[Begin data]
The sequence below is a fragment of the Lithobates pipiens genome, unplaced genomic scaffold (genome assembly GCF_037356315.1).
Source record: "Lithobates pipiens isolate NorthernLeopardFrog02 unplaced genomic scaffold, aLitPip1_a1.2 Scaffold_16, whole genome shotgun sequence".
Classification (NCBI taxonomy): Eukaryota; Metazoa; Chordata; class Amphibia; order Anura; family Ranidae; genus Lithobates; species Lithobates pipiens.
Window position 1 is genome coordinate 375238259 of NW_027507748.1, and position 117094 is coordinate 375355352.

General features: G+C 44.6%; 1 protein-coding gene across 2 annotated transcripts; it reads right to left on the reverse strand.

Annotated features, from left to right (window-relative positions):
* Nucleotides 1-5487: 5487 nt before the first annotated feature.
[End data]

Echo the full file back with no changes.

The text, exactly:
The sequence below is a fragment of the Lithobates pipiens genome, unplaced genomic scaffold (genome assembly GCF_037356315.1).
Source record: "Lithobates pipiens isolate NorthernLeopardFrog02 unplaced genomic scaffold, aLitPip1_a1.2 Scaffold_16, whole genome shotgun sequence".
Classification (NCBI taxonomy): Eukaryota; Metazoa; Chordata; class Amphibia; order Anura; family Ranidae; genus Lithobates; species Lithobates pipiens.
Window position 1 is genome coordinate 375238259 of NW_027507748.1, and position 117094 is coordinate 375355352.

General features: G+C 44.6%; 1 protein-coding gene across 2 annotated transcripts; it reads right to left on the reverse strand.

Annotated features, from left to right (window-relative positions):
* Nucleotides 1-5487: 5487 nt before the first annotated feature.